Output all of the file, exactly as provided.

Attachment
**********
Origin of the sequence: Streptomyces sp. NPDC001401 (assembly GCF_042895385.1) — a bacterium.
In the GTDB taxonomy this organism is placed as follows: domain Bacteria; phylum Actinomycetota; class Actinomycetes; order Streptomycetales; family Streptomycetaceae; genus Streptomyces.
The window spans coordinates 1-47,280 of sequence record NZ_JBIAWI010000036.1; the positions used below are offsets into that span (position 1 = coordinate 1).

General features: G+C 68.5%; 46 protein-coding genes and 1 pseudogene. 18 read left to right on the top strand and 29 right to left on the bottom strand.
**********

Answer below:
Origin of the sequence: Streptomyces sp. NPDC001401 (assembly GCF_042895385.1) — a bacterium.
In the GTDB taxonomy this organism is placed as follows: domain Bacteria; phylum Actinomycetota; class Actinomycetes; order Streptomycetales; family Streptomycetaceae; genus Streptomyces.
The window spans coordinates 1-47,280 of sequence record NZ_JBIAWI010000036.1; the positions used below are offsets into that span (position 1 = coordinate 1).

General features: G+C 68.5%; 46 protein-coding genes and 1 pseudogene. 18 read left to right on the top strand and 29 right to left on the bottom strand.